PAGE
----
‘You’ve got my number and I’ve certainly got yours,’ offers a pompous English voice during the opener, ‘that intangible object of contempt / the tenderness of…’, the music swells dramatically echoing the significance of the statement and we’re knee deep in confected sound art melodrama. But here’s the thing. I don’t have Pinkcourtesyphone’s number at all. I’ve been listening for weeks and though it effortlessly drags me deep within until I’m submerged in muted atmospheric tones and grand semi musical drones, I never quite manage to work out what’s happening. In this sense it feels more elusive than its predecessor, 2020’s Leaving Everything To Be Desired. I still hear grandeur, faded ballrooms, and a weary kind of decadence, but this feels more amorphous, drawn out – just out of reach. Everything is blanketed in a thick haze, and occasional (often repetitive) vocal samples that sound like they were recorded from three drawing rooms away.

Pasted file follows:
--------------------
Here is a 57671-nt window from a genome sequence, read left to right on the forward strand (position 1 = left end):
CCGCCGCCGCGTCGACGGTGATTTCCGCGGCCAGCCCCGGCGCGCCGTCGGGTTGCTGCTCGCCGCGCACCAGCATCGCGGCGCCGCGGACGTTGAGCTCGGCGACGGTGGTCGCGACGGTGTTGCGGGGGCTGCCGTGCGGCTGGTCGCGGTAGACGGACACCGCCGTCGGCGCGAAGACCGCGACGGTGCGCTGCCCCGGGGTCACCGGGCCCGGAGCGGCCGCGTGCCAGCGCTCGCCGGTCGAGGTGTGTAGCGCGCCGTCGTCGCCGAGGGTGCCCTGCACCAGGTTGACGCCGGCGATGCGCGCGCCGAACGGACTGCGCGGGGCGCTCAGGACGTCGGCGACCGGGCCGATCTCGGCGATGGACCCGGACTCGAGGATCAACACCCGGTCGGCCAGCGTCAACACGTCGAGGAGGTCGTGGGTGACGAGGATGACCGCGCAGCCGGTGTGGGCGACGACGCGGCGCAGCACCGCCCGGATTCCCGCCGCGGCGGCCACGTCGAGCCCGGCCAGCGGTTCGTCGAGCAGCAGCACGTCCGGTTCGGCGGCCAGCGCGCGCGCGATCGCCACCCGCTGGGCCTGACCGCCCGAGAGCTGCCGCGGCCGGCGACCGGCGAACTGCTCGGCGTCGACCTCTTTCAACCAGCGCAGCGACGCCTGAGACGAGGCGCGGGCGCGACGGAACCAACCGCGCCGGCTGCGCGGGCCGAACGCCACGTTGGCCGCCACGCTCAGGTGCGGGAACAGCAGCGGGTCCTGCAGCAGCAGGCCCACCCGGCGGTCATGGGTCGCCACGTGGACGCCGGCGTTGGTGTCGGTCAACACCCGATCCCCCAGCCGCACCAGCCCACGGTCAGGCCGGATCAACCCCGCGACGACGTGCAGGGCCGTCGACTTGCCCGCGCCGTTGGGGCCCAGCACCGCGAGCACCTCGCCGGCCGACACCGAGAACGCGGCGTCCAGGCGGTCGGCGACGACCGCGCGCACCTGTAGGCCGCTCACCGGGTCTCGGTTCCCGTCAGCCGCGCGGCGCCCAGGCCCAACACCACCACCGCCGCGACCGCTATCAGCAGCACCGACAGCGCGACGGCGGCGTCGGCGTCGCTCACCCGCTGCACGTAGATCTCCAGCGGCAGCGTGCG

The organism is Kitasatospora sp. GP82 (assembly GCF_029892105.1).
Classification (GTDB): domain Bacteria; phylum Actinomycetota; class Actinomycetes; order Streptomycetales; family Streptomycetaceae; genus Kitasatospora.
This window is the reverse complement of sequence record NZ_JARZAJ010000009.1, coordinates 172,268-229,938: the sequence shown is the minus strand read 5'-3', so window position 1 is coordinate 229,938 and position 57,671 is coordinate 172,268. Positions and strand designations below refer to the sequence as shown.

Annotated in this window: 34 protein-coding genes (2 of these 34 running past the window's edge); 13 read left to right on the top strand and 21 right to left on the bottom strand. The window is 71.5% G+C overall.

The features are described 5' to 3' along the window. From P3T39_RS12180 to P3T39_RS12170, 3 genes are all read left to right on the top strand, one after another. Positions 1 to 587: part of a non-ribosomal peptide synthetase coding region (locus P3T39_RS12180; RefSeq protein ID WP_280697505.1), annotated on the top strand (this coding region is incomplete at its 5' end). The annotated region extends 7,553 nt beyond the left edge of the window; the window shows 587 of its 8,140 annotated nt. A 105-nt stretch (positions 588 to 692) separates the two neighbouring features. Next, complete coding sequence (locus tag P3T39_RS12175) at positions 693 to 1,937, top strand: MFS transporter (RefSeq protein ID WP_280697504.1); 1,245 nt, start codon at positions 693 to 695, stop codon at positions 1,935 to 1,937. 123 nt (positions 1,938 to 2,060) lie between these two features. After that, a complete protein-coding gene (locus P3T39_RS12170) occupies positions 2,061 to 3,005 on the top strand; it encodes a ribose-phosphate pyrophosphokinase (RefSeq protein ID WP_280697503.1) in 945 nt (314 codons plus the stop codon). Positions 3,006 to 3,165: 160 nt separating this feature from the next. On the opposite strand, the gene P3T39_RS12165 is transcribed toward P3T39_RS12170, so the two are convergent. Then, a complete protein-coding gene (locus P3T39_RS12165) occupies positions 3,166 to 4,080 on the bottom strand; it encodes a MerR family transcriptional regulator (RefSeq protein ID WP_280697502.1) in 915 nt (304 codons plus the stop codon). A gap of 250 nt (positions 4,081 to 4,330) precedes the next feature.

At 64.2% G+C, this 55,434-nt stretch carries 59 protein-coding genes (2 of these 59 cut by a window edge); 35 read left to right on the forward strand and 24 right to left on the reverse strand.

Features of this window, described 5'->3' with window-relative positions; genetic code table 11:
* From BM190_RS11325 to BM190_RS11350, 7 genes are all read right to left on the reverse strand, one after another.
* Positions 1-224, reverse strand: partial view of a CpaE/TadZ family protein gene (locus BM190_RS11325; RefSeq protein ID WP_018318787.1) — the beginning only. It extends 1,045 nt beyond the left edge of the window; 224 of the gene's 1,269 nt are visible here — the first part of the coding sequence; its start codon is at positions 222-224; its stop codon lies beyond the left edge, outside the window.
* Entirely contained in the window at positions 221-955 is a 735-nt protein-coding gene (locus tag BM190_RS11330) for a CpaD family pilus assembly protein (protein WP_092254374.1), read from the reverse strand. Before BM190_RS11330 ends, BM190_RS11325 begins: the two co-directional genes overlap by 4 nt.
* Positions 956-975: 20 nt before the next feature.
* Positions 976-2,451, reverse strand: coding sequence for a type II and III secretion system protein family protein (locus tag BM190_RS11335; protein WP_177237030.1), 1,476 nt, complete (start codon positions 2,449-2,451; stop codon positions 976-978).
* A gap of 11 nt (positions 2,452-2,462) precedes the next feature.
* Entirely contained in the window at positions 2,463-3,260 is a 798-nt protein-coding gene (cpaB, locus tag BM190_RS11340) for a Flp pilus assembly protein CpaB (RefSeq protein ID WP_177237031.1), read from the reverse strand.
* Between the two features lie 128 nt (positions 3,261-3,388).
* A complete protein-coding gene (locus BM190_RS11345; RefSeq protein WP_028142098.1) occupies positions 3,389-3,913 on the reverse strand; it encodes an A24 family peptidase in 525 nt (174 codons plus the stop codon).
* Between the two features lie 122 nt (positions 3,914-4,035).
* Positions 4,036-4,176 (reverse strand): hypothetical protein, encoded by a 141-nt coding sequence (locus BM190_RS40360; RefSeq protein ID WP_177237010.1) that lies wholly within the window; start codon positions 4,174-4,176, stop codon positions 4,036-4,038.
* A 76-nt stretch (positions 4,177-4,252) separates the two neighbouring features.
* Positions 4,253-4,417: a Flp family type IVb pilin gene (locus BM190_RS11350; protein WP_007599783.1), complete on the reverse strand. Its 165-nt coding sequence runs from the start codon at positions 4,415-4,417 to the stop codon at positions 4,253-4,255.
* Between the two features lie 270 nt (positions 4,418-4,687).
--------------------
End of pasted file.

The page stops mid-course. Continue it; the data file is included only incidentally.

They’re calling this “catastrophe muzak”, and whilst at times it can be dramatic, it’s too blurry and feverish to be a full blown catastrophe. There is an edginess, an ever present existential angst which becomes particularly apparent during a slightly humorous interlude about masks, which jolts us out of our sedated submerged lethargy and reminds us about our possibly stranger harder edged ‘real’ world. In this sense All Intensive Purposes is not an escape, rather it feels like we’re hearing the world distorted, refracted and filtered through decaying walls, reverberating through thick circuitry or plumbing – through our own feverish consciousness. I’m reminded of the way radiators and rooms sound in Eraserhead, the steady hums, the swells, the rumbles, the fragments of voices or music, spaces that themselves were given voice by Lynch’s own existential terrors. It’s warm but unpredictable, welcome yet dark. It’s troubling yet inviting.
Pinkcourtesyphone is the work of US sound artist Richard Chartier, offering a unique urban hauntological document of melancholic soundscapes, haunted drones and queer fever dreams. It’s dread as seduction, a lush enveloping and intoxicating world that pulls you in multiple directions simultaneously to the point that for much of All Intensive Purposes you’re never quite sure what you’re feeling, why you’re feeling it or how it happened.